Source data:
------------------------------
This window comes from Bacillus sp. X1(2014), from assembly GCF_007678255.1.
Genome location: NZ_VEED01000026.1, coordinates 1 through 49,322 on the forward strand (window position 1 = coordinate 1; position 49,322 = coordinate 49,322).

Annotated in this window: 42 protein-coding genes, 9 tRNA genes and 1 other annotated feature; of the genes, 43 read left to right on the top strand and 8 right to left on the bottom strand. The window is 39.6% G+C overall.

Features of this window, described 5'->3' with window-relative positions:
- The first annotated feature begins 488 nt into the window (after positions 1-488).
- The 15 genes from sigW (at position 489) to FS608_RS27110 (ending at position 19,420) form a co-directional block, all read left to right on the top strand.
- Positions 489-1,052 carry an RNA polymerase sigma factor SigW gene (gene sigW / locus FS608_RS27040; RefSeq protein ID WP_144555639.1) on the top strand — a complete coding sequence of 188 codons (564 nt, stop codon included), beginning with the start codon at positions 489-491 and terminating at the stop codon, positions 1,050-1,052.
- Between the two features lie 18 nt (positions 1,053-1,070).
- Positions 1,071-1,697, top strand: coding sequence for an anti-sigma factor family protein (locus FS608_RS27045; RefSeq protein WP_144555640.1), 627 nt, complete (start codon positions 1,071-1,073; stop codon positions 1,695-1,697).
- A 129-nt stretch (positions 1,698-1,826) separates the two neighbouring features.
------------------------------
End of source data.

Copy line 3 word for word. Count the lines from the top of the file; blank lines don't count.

Annotated in this window: 42 protein-coding genes, 9 tRNA genes and 1 other annotated feature; of the genes, 43 read left to right on the top strand and 8 right to left on the bottom strand. The window is 39.6% G+C overall.